CHANGES IN SOIL NITROGEN AVAILABILITY IN RESPONSE TO A PRESCRIBED FIRE IN A MEDITERRANEAN FOREST (Pinus halepensis) ECOSYSTEM AROUND MONTPELLIER CITY, SOUTH OF FRANCE.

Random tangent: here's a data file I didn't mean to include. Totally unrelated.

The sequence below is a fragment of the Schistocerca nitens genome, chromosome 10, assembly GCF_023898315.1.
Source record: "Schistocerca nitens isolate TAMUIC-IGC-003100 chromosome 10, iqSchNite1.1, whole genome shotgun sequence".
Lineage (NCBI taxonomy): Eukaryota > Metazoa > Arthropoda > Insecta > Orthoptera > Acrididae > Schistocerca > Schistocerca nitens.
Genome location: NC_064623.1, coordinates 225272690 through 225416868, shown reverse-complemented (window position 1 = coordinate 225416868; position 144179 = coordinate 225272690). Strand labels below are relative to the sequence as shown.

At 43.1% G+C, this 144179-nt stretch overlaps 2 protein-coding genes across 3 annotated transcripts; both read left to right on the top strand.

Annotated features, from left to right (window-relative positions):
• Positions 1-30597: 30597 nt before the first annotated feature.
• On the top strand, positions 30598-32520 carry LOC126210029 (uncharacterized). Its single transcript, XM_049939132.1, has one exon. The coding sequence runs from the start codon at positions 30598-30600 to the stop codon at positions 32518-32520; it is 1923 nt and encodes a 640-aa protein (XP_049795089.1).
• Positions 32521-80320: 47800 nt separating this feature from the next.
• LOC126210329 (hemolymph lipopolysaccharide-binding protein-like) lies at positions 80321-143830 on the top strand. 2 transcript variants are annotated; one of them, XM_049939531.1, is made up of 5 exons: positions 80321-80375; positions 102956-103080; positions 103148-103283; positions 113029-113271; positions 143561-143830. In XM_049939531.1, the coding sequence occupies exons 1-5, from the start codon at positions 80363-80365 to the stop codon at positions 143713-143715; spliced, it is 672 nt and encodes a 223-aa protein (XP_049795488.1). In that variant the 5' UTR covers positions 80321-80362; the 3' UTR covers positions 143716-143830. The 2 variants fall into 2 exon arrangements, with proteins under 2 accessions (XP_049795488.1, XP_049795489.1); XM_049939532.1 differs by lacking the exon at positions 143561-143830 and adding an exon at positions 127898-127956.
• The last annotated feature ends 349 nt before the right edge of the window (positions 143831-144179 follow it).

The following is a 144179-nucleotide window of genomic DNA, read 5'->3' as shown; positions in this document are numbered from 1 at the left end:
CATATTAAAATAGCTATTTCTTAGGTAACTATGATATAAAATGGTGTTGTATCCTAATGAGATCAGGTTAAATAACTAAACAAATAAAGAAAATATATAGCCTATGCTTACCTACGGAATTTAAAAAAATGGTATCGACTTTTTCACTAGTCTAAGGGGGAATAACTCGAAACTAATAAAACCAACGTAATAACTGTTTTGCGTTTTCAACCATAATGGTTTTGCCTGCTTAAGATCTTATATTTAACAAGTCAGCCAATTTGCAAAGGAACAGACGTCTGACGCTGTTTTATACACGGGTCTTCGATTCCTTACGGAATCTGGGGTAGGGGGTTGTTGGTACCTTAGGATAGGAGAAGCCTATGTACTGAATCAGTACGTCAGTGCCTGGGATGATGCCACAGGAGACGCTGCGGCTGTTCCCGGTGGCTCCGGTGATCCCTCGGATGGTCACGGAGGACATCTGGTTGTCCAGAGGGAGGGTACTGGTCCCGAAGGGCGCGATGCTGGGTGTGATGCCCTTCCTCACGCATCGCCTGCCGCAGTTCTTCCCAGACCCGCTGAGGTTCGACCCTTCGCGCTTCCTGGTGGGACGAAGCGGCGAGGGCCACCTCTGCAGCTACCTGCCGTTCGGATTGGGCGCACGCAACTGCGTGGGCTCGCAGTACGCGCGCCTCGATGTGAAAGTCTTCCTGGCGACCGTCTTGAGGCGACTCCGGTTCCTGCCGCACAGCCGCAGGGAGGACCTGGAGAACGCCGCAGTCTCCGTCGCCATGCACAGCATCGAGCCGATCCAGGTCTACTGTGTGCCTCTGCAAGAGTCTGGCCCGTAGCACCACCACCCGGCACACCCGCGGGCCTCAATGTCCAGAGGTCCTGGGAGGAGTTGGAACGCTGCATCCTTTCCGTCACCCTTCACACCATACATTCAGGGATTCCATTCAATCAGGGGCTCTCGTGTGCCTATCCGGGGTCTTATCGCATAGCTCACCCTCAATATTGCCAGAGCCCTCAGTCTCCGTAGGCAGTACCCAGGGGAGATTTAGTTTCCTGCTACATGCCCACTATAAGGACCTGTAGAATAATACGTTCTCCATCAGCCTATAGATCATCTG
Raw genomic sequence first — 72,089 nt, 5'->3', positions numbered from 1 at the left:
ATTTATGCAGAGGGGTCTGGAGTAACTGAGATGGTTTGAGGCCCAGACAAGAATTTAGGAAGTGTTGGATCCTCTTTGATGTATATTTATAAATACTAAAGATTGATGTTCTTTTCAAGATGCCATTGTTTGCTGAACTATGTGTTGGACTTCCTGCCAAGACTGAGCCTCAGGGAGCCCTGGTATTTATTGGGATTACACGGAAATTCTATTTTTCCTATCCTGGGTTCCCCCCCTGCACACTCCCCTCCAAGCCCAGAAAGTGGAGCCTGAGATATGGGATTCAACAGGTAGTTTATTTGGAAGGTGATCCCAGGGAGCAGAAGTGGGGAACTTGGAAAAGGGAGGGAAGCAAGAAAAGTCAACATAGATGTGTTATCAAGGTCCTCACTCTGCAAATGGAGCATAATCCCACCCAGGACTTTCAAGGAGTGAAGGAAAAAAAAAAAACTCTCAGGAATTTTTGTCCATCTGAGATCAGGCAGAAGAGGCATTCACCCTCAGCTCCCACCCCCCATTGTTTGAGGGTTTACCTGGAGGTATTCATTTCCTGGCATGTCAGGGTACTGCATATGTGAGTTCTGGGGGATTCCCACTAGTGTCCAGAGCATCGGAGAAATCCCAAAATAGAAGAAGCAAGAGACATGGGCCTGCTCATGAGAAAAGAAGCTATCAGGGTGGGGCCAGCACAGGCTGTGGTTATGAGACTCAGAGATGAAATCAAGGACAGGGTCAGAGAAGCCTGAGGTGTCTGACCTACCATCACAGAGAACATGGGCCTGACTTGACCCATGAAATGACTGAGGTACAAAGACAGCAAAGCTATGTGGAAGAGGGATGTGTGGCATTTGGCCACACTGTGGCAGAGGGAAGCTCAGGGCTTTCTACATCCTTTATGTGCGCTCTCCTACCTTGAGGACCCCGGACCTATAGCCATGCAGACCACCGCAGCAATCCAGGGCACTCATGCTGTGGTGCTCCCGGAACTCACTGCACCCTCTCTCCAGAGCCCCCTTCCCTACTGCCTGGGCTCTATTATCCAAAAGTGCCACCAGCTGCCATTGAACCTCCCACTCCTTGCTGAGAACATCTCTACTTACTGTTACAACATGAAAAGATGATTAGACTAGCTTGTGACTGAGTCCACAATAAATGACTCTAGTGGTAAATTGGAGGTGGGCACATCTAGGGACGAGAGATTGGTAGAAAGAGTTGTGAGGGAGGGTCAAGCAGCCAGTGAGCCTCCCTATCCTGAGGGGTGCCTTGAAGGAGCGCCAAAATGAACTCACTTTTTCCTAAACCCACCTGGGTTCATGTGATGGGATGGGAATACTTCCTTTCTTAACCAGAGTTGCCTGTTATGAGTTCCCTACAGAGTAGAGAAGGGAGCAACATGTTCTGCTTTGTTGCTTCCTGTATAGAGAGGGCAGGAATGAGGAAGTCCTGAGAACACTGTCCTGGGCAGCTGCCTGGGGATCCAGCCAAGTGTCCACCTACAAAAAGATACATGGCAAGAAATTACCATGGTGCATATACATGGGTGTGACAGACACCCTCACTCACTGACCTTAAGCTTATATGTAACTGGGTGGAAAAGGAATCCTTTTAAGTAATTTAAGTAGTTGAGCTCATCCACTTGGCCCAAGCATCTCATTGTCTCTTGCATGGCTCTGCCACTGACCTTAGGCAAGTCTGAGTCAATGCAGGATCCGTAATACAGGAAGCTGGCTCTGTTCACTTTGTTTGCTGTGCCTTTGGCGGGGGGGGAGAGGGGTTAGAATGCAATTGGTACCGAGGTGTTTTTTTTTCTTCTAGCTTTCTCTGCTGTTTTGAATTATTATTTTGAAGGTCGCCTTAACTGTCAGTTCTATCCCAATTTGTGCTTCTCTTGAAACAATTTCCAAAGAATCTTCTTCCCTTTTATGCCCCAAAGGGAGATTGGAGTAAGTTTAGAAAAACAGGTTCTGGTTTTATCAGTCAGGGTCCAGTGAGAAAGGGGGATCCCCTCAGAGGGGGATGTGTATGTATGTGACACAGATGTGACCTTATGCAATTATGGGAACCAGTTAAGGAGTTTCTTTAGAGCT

Ecosystem fire can variably affect soil nitrogen availability, which is a determinant factor for soil fertility and environmental issues. This research was conducted to study changes in soil nitrogen forms in Aleppo pine (Pinus halepensis) forest ecosystem, located in the south of France bordering Montpellier city, subjected to a prescribed fire of low intensity on 30 March 2011. Soil ammonium (NH4+-N), nitrates (NO3--N), and total nitrogen contents were measured, for two depths (0-2 and 2-10 cm), immediately before and after burning for five consecutive months. In parallel, produced nitrogen dynamics (net mineralization, immobilization, and losses by leaching and root absorption) was investigated using field incubation of identical soil samples in situ for three sequences of six weeks. As an immediate response of burning, NO3--N content at 0-2 cm depth reduced significantly (P = 0.05) by 62%, but NH4+-N content increased significantly (P = 0.01) by 14 times. Thus, transforming organic nitrogen in mineral nitrogen, mineralization, which is here focused on ammonium amount, raised considerably by almost 3 times. These results suggest that a low intensity fires programmed and executed during a cool season, may limit the total ecosystem nitrogen losses reported by several researches. Throughout the study, the burned sites had greater rates of nitrification, meaning that nitrogen was being processed more quickly through the ecosystem than that without a prescribe fire. Differently from nitrates, ammonium is subjected to intense immobilization and seasonal variations. At 2-10 cm depth, no significant effects on nitrogen forms were detected, with the exception of high NO3--N concentration. This case raises the question of the effect of burning on the movement of nitrates in the depth of the soil and its potential impacts on groundwater pollution.